The Mysterious Life

Mystery fiction is among the most exciting and compelling genres that encompasses suspense, murder, criminal offences, detecting and spying to name only a few. When you think of mystery fiction books, certain authors will automatically spring to mind and we all have our favourites.

Mystery fiction novels must have a very strong storyline and adventurous characters with an inquiring mind and an ability to solve crimes and murders. Despite having to face innumerable dangers in order to do this the leading characters always tend to come out on top, the heroes of the hour. Keeping readers in suspense throughout the book is an enormous task for writers of, say, murder mystery novels as they don’t want to reveal the ‘whodunit’ to its readers before the end of the story!

Mystery stories are built on several different kinds of story lines. Popular favourites are the Perry Mason books, the best legal eagle ever created. These stories are written to keep us enthralled with twists and turns, which may or may not have anything to do with the outcome of the case. Mason is a strong focal character for readers to focus on throughout the entire book and readers are in little doubt that by the close of the book he’ll have prevailed in delivering the bad guy to justice!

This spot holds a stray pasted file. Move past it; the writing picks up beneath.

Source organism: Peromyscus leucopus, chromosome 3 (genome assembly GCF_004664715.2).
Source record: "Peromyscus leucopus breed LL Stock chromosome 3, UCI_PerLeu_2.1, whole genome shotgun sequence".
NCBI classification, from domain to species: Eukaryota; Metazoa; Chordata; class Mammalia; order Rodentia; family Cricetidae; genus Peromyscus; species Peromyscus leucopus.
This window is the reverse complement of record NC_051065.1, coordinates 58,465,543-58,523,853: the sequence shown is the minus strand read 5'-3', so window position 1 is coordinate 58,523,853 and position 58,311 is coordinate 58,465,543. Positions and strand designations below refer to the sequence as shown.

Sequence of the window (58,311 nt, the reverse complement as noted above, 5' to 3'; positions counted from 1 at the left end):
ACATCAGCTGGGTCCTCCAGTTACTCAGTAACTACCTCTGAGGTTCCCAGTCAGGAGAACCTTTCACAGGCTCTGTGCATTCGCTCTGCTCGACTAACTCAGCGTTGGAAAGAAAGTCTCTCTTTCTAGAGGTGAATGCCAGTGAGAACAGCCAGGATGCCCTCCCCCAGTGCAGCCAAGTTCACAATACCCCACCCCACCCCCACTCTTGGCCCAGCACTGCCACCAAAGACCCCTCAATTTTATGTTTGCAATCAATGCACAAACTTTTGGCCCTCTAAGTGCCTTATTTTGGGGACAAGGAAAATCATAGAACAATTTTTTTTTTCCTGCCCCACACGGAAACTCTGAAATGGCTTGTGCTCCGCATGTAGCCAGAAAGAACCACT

In contrast to that there is always the Columbo process of mystery writing by which readers are informed categorically whodunit in the first chapter. From here our ingenious detective sets out to establish how, by making use of clues, investigative guidelines and his powers of reasoning, he was able to catch said villain.

Both Perry Mason and Columbo have already been adapted into highly regarded and successful TV series due unquestionably to the very well written dialogue and clever plots – plus the fascinating central characters.

Mystery writing is regarded as a resourceful method of writing whose authors are predisposed to be focused and bright along with possessing a questioning mind and tremendous problem solving traits.

The capacity to tie up all loose ends until the conclusion of the novel is easier said than done. Leaving the significant evidence for the end is the best policy. Of course, interspersing the entire tale with little clues and a dash of frivolity helps to maintain reader interest. Grabbing their attention within the first couple of pages is more imperative than important, for the readers are likely to put a non-attention grabber aside, perhaps forever.

Aman Mishra